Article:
The Ebola epidemic has dominated the news since it broke out [“Nurse criticizes Ebola quarantine, raising concern,” Nation & World, Oct. 26]. Many questions are being asked, but one question not being asked is: “Where are the pharmaceutical companies?
Ebola is an unprofitable disease from the standpoint of the bottom line. Why develop a vaccine for a disease that mainly exists in poor countries? Also, where is the profit in developing any vaccine, since it is used only once or twice per person, as opposed to drugs for chronic diseases such as diabetes, heart disease or erectile dysfunction?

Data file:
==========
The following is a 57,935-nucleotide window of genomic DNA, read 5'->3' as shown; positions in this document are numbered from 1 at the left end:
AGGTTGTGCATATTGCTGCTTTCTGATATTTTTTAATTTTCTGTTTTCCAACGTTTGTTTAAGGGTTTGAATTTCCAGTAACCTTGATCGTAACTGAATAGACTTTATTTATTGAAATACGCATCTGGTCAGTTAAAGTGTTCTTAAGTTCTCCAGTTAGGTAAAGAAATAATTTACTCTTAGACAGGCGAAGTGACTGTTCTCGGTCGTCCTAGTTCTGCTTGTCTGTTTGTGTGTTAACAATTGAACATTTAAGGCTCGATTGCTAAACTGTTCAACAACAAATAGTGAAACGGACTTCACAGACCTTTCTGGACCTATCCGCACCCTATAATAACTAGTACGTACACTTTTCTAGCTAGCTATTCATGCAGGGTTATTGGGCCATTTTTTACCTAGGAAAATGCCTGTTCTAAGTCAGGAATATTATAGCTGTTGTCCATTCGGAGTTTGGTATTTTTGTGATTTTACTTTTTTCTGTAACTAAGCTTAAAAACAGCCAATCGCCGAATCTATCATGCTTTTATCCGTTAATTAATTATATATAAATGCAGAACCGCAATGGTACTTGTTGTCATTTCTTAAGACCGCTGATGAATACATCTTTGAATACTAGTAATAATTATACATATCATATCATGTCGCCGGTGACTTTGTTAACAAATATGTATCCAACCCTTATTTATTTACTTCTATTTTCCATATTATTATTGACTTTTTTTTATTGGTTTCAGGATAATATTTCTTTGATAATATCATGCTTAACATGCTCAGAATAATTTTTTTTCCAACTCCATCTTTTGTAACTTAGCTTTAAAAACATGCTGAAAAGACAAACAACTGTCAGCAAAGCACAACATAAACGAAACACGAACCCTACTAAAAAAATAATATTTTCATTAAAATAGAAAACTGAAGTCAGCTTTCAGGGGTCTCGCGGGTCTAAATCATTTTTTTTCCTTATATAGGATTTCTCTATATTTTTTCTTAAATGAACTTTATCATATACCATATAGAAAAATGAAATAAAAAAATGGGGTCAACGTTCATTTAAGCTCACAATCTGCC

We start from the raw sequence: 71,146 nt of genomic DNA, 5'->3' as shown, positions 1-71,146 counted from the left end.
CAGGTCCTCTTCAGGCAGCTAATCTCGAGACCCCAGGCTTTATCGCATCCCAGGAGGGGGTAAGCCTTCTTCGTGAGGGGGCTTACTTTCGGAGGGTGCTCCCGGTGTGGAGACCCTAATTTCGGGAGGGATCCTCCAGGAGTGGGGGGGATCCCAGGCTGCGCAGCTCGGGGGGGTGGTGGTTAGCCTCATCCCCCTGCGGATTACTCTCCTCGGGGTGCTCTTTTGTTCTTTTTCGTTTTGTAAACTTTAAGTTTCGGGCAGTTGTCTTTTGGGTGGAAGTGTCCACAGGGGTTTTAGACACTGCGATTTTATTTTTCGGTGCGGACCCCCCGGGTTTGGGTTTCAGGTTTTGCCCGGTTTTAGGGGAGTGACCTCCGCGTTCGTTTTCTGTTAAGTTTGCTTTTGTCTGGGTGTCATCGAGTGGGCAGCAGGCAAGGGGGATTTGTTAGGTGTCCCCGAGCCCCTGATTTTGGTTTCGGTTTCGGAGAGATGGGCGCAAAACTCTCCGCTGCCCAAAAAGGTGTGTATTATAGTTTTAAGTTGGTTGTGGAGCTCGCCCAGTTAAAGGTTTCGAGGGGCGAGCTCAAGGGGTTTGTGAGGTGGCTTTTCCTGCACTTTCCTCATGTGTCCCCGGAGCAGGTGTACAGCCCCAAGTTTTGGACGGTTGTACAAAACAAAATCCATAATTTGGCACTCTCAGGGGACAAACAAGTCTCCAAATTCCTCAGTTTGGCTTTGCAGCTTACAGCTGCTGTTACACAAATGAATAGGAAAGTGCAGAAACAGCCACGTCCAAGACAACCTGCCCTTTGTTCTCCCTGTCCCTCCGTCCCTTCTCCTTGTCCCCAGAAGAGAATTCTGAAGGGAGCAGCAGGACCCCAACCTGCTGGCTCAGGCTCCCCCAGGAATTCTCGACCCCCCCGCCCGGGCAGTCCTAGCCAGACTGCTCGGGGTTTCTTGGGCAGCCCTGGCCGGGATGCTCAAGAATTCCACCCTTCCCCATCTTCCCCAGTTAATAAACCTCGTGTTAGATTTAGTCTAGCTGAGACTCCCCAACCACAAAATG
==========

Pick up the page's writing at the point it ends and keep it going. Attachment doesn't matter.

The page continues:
Haven’t we seen this before with HIV? It took years of advocacy and protest to drag the drug companies kicking and screaming into developing effective treatments for AIDS and HIV. Then it was like a miracle happened, and that particular plague was arrested, at least in developed countries.
No one is asking the drug companies to be totally altruistic and not make a good profit. They could do this by offsetting the research costs for inexpensive treatments by the highly profitable ones. Jesus said, “What does it profit a man if he gains the whole world and loses his soul?” Since corporations are now considered “people”, have the pharmaceutical companies lost their collective souls?
Sandy Renner, Seattle